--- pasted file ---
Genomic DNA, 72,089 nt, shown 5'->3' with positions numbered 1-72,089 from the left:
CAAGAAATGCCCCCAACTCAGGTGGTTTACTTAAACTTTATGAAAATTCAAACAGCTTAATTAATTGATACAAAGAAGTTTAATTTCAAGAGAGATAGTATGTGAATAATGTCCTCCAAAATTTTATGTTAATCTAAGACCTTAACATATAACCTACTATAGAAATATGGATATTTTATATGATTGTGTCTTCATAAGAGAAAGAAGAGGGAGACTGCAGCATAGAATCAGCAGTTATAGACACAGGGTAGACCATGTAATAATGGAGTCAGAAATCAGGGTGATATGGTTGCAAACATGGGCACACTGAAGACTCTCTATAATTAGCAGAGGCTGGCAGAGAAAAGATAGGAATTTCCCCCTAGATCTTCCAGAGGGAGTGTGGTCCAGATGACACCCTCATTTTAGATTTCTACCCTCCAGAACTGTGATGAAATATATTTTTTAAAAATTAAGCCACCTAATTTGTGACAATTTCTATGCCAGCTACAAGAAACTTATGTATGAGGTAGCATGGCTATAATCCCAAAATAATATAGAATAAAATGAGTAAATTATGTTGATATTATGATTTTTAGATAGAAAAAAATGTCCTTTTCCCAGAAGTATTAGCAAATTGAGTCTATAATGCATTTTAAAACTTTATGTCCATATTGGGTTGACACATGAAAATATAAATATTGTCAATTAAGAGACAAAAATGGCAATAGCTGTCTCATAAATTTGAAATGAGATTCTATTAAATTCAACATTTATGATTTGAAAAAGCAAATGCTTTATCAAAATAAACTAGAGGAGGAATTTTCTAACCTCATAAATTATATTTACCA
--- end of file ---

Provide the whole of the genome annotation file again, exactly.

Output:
Genomic DNA, 72,089 nt, shown 5'->3' with positions numbered 1-72,089 from the left:
CAAGAAATGCCCCCAACTCAGGTGGTTTACTTAAACTTTATGAAAATTCAAACAGCTTAATTAATTGATACAAAGAAGTTTAATTTCAAGAGAGATAGTATGTGAATAATGTCCTCCAAAATTTTATGTTAATCTAAGACCTTAACATATAACCTACTATAGAAATATGGATATTTTATATGATTGTGTCTTCATAAGAGAAAGAAGAGGGAGACTGCAGCATAGAATCAGCAGTTATAGACACAGGGTAGACCATGTAATAATGGAGTCAGAAATCAGGGTGATATGGTTGCAAACATGGGCACACTGAAGACTCTCTATAATTAGCAGAGGCTGGCAGAGAAAAGATAGGAATTTCCCCCTAGATCTTCCAGAGGGAGTGTGGTCCAGATGACACCCTCATTTTAGATTTCTACCCTCCAGAACTGTGATGAAATATATTTTTTAAAAATTAAGCCACCTAATTTGTGACAATTTCTATGCCAGCTACAAGAAACTTATGTATGAGGTAGCATGGCTATAATCCCAAAATAATATAGAATAAAATGAGTAAATTATGTTGATATTATGATTTTTAGATAGAAAAAAATGTCCTTTTCCCAGAAGTATTAGCAAATTGAGTCTATAATGCATTTTAAAACTTTATGTCCATATTGGGTTGACACATGAAAATATAAATATTGTCAATTAAGAGACAAAAATGGCAATAGCTGTCTCATAAATTTGAAATGAGATTCTATTAAATTCAACATTTATGATTTGAAAAAGCAAATGCTTTATCAAAATAAACTAGAGGAGGAATTTTCTAACCTCATAAATTATATTTACCA